Only long enough to find passage aboard a returning supply ship, Virginia thought before simply nodding. There was no need to get into details about her history. “I have. It was… quieter than this.”

Chuckling, Giles gave another easy nod. “I bet.” Whistling low then, he shook his head in wonder. “Now Mum’s definitely going to want to talk to you. So will my father. They might just let you stay with us without work if you tell them stories of the colony. Mum would be forever in your debt for what that kind of news would do for her gossip with the other women, and Father’s just as curious.”

Before she could even respond to that, he had already moved on, babbling away. “Like I said, Mum always needs new gossip. She loves it, she does. And in a city this big, there’s plenty of it floating around. Hard to find news outside of the city though, especially about the colony. That’s why they’re gonna love you. But in the city, that’s another story. So many people just moving in and moving in. Place just keeps getting bigger. There’s more than two hundred thousand people here, you know?

She hadn’t known that. Not only had she not known that there were that many people in London, she wouldn’t have guessed that there were that many in the entire world. Virginia had grown up first in the tiny, forgotten colony and then in the wild, rarely venturing far into civilization until just recently.

Still, she managed to swallow back most of her surprise. “That’s a lot,” the girl murmured quietly.

Giles’s grin grew larger, and he started to respond excitedly before stopping short. A frown touched the boy’s face as he turned to look up and down the narrow side street that they had been making their way down. “That’s funny,” he murmured. “Where is everyone? Francis usually opens up the pub by now.”

The building that the boy pointed toward was dark and apparently empty. The entire narrow road was silent. In the distance, Virginia could hear plenty of conversations, both public and private. The rest of the city remained as busy and loud as it had ever been. And yet, this particular street was utterly silent.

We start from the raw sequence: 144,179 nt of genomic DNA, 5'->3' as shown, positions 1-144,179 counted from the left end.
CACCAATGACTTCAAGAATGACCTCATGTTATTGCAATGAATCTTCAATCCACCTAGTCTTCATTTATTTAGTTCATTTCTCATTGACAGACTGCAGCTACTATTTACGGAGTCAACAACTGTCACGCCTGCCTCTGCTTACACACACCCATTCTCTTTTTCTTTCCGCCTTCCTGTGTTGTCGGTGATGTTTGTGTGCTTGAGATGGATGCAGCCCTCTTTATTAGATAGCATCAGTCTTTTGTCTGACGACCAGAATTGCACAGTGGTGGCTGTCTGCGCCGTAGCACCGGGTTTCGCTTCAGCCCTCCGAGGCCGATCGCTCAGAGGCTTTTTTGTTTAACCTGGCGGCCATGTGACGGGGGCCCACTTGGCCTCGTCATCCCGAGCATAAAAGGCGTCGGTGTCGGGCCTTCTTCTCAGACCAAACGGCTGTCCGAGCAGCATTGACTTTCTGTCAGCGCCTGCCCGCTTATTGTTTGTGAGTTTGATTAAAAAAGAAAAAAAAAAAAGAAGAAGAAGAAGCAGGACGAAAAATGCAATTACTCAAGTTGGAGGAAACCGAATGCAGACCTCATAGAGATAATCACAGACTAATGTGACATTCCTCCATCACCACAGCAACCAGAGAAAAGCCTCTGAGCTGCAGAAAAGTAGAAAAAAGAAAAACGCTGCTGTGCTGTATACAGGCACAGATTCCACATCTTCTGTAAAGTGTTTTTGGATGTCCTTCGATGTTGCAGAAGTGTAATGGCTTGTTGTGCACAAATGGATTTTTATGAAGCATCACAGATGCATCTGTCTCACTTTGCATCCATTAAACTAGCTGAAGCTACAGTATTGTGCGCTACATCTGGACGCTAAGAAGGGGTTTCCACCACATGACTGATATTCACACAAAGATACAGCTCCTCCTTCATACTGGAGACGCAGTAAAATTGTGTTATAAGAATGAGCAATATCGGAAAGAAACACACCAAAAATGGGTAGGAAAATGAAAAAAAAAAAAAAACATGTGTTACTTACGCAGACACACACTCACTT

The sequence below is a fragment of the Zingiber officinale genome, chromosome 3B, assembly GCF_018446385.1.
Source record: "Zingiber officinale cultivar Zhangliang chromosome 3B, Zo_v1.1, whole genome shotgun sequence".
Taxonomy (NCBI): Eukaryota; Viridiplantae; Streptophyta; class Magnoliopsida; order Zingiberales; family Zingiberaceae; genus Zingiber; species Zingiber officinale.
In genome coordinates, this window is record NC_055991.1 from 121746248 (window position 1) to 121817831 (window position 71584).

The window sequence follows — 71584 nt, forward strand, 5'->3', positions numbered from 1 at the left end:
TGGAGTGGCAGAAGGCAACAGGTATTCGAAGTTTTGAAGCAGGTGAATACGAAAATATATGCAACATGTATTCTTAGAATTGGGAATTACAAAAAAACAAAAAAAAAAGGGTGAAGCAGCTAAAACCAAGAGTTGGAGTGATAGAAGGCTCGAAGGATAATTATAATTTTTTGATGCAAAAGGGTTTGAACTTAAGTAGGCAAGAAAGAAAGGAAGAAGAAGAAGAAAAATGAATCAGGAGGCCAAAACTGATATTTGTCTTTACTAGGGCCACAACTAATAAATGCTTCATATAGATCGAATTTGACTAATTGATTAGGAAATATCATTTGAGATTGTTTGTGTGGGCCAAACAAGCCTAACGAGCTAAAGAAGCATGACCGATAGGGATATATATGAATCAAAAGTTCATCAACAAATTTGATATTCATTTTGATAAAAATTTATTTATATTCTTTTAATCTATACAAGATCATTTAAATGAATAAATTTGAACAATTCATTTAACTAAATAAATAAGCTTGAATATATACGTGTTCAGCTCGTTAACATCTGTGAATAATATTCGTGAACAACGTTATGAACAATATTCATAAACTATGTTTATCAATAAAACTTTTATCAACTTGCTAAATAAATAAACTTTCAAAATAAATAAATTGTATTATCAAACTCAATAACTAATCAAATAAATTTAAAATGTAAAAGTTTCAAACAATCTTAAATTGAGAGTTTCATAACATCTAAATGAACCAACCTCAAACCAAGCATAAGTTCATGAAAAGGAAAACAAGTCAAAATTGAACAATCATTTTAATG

And… she sniffed. Death. The rotten, awful stench that filled the entire city to her sensitive nose had distracted her, just like the noise from the rest of London had deafened her to the silence within this particular street. And yet, through it all now that she focused, she could smell more death than she had smelled since that fateful night at the colony. The night that her parents had been killed along with all of her friends. The night everything had changed for her, when the monsters had become all too real.

“Giles,” she started while tugging the sword free of its place at her hip. “Go back the way we came.”

But he wasn’t listening to her. Before Virginia knew what the boy was doing, he was already moving up a nearby set of steps to the door of a large building that appeared to be some kind of warehouse.

She hissed his name again, but the boy’s only reaction was to glance back her with a blank look before continuing to the door. His movements were sluggish, his earlier joyful personality somehow faded.

Suppressed. He was under a spell of some kind, Virginia realized even as Giles opened the door into the warehouse and calmly walked inside. She didn’t know how, exactly, but he had been enchanted. She’d seen that kind of spell before, or one similar to it. One of the shamans that Tiras had taken her to in order to learn her own magic had performed something like that to direct people away from his hut.

This one, however, had led Giles into a dark and quiet building, and she very much doubted that it was for anything good. Showing her teeth in a low wolf-growl as its spirit tried to rise up in her, Virginia immediately followed after the boy. The idea of leaving never entered her mind. Giles had been kind to her, had been helping her. She wasn’t just going to leave him to whatever this magic-user had in mind.